GE works with Iraq’s electricity ministry to rebuild power plant
GE has supplied four gas turbines to Mansurya Power Plant, which attained some damage during construction as a result of conflict in the area
GE has supplied four units of its GT13E2 gas turbines to Iraq’s Ministry of Electricity, it has been announced.
The four units will power the country’s Mansurya Power Plant, located in Diyala, the company said in a statement.
According to GE, each of the units has a capacity of up to 180MW under International Organization for Standardization (ISO) conditions. Two of the units have reportedly already been synchronised to the national grid, while the remaining two have yet to be commissioned by GE.
The facility, which had attained some damage during construction owing to conflict in the area, is expected to generate up to 720 MW of electricity.
Musaab al-Mudarris, official spokesman of the Iraqi Ministry of Electricity, said: “Our primary focus is on rebuilding and strengthening the country’s electricity infrastructure, especially in light of the surge in demand during the summer season. Several power plants, including Mansurya, were damaged, resulting in the need for the fast mobilisation of advanced technologies to restore them and recommence operations.
“GE’s advanced technologies and technical support in rebuilding and powering-up the plant have come at a significant time. This will go a long way towards enhancing the well-being of our people and supporting local businesses and industries.”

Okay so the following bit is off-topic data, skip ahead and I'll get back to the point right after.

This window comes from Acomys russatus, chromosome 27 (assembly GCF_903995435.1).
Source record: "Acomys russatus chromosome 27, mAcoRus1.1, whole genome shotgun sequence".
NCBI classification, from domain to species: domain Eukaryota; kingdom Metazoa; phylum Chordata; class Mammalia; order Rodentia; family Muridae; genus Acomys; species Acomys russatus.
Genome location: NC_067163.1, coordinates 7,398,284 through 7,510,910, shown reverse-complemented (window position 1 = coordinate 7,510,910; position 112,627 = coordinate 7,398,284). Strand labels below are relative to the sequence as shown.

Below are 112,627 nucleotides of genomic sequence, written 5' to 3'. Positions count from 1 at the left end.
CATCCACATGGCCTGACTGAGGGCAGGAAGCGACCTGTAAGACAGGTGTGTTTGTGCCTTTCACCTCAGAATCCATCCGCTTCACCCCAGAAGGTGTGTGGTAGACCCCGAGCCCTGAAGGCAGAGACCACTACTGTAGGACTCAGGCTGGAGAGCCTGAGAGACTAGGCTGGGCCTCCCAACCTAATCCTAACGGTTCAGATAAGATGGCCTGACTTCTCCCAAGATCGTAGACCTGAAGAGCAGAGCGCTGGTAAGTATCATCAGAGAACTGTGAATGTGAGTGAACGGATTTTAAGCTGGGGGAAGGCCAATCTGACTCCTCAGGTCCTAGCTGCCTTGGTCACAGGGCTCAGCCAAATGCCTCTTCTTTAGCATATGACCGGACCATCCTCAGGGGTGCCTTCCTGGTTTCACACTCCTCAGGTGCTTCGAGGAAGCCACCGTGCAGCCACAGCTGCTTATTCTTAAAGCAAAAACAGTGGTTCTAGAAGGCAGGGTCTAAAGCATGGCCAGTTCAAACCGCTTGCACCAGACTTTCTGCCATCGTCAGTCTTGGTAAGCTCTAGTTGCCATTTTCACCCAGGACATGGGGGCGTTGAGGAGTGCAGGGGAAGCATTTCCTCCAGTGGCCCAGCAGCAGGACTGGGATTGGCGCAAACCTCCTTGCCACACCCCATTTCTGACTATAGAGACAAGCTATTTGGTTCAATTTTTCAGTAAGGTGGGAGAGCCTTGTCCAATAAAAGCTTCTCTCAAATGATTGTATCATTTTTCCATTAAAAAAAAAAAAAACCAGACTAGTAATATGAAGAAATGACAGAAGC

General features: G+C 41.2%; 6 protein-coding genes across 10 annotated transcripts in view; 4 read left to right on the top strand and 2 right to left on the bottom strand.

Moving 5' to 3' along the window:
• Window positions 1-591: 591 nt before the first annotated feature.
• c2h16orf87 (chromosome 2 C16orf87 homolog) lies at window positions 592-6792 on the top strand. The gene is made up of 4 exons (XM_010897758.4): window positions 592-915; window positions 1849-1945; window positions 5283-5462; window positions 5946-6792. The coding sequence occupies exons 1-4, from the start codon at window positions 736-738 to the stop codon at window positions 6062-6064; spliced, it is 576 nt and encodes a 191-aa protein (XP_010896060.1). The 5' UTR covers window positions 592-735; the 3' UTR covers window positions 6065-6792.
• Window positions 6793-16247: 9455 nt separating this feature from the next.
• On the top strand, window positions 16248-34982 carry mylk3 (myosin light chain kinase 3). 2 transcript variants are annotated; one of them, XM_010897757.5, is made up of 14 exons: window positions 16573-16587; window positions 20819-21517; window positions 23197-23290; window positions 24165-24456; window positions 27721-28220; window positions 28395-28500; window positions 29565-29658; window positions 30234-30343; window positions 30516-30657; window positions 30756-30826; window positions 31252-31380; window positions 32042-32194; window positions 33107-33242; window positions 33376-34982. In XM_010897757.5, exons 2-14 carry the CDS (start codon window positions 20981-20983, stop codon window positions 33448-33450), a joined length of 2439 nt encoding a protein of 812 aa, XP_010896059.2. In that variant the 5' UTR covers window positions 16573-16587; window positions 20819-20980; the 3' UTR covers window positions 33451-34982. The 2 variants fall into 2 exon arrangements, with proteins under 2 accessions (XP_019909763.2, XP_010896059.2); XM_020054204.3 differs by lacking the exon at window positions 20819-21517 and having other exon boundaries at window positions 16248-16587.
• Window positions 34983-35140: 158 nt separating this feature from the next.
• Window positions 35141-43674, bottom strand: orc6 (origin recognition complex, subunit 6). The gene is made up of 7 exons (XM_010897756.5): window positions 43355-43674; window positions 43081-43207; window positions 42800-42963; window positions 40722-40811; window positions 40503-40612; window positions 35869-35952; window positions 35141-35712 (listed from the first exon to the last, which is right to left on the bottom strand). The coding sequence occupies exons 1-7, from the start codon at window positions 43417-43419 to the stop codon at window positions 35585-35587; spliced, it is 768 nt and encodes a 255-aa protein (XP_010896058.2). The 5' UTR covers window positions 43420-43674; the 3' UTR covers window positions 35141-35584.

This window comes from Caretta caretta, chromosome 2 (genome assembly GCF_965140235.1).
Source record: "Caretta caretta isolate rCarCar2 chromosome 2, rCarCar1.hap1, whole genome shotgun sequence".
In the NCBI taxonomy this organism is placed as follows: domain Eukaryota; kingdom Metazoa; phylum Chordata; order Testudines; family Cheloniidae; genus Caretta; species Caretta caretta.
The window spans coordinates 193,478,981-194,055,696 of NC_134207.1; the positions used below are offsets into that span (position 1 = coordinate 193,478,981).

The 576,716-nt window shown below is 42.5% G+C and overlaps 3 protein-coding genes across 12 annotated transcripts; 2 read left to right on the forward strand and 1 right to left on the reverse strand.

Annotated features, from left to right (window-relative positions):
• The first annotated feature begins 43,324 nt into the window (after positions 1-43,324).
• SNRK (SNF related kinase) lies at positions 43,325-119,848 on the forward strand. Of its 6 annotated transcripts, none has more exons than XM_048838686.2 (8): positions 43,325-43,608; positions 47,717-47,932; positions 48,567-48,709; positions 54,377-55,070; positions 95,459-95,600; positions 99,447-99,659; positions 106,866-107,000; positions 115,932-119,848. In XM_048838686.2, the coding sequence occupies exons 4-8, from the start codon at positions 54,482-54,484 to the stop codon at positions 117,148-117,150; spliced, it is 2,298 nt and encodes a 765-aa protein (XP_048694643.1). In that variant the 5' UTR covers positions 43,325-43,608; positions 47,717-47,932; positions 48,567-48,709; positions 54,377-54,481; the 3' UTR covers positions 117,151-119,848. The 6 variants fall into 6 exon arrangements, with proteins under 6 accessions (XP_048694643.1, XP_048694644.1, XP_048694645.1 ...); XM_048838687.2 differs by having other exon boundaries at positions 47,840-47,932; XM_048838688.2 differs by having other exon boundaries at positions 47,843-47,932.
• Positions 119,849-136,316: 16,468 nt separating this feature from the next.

GE said that it has been working with the ministry during the rebuilding process by providing the gas turbines, which the company said could help the Mansurya plant deliver efficient supply of electricity to meet peak summer demand.
Mohamad Ali, president and chief executive officer of GE’s Gas Power Systems – Projects in the Middle East, North Africa and India, commented: “GE is committed to supporting Iraq in rebuilding and strengthening its electricity infrastructure, even in the most challenging of times.
“The restoration and operation of the Mansurya Power Plant marks the value-add that our technology, technical support, and local presence brings in fast-tracking the development of the country’s power structure.”
GE noted that it will operate the plant for the first three months to ensure that all systems are in place and that power generation is smooth and efficient. Subsequently, the plant will be operated directly by the Ministry of Electricity.
The company added that it also worked with the ministry to rebuild a damaged power plant in Mosul, by providing six new 9E gas turbines, which are expected to help deliver up to 750MW by summer of 2018.